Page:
The daydreamers sit down and think about what they could do but never follow through. They are individuals who constantly talk about how they want to create the next big thing, or have an idea that will revolutionize the world. As time goes by, they will still be at the same point in life as they were before: the “I have an idea…” stage.
What makes the doers distinct from others is the ability and the willpower to take advantage of opportunities that arise. They have the ability to execute. The daydreamers are wannabe-preneurs; the ones who have the ideas and want everyone around them to put in the hard work. They think they have the next big thing but fail to realize that someone else out there probably has a similar idea.
Ideas in isolation are worthless — the value of an idea comes from its execution. If you have an idea and don’t do anything about it, it holds no value whatsoever. Just like in any other aspect in life, if no time or effort is put forth, return is minimal. I’m never worried about the “entrepreneurs” who constantly talk about what they are doing or what they want to do — what scares me is the quiet ones who are silently working on other things. It’s the “two guys in the garage” who we should fear.
Don’t get me wrong — I love that entrepreneurship is on the rise and that there are people who are willing to work to innovate the world for a better future. But, it’s something that is commonly misunderstood. Ultimately, you're building something that could make a positive contribution to society, not something that will solely benefit you.
Entrepreneurship used to be regarded as a position that someone who was “unemployed” held, but now, it holds more prestige and authority. However, it is being used too often and thrown around to the point of holding no value whatsoever. It must be an earned title, a title that should express the hardships and risks required to start a new chapter in life.
What the start-up scene tends to display is the huge IPO and acquisitions that these companies attract, but it never portrays the hardships and risks that many of the entrepreneurs took in their lives to get to the positions where they are. The whole start-up scene, with the riches it could possibly yield, leads many individuals to think they could get wealthy, but truly, the chances of a successful acquisition or high valuation are quite slim.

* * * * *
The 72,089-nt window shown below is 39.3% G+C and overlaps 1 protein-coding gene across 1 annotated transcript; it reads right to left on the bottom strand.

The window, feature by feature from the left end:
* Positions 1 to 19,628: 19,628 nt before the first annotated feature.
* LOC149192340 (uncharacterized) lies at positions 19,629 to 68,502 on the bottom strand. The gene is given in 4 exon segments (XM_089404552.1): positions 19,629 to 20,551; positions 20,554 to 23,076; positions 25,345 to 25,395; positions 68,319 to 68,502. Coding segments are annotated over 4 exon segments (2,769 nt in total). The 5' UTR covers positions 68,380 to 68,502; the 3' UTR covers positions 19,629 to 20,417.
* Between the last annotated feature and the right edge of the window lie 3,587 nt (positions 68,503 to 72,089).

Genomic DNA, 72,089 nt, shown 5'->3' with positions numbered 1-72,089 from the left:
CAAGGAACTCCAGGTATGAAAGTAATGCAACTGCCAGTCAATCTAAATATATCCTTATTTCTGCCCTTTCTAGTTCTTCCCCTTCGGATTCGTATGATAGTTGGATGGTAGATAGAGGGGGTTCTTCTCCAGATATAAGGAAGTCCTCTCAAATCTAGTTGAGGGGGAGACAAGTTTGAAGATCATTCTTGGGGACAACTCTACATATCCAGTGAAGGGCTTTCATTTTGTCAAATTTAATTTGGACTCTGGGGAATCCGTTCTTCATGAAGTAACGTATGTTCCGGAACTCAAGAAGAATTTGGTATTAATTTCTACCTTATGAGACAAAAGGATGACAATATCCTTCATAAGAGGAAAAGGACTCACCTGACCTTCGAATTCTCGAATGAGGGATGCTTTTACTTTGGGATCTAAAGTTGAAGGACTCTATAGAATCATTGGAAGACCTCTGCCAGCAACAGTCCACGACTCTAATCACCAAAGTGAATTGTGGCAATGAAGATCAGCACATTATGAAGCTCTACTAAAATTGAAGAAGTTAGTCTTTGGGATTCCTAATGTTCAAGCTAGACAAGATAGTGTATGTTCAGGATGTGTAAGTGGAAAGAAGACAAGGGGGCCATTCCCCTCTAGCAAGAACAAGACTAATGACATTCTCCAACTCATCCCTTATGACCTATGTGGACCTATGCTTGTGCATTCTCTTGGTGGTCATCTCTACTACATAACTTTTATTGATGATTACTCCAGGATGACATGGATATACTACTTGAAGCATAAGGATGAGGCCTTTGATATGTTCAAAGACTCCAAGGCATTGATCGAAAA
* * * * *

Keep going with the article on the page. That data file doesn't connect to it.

Don’t launch a startup if you’re in it for the wrong reasons. If you’re in it to become rich, or to use it as resume filler or an excuse to drop out of school, then you’re going to have a bad time. Start a venture for the right reasons — do it because you want to, not because you have you to.
It is sometimes glorified that dropping out of school to launch a startup is the right thing to do, a la Steve Jobs, Mark Zuckerberg and Bill Gates. Accept that these individuals are all innovators — the doers, not the daydreamers. The visionaries are those who predict future social habits and trends to build things that fulfill human needs by revolutionizing how we interact and think on a daily basis.
There seems to be a gap between the work that goes into launching a startup and the success it will have. All of this requires proper strategic planning and execution — a mindset that not every person possesses. Entrepreneurship and the journey itself really revolves around your mental fitness and how much stress you can handle before burning out.
It is the ultimate test to turn you into a more mentally strong person.
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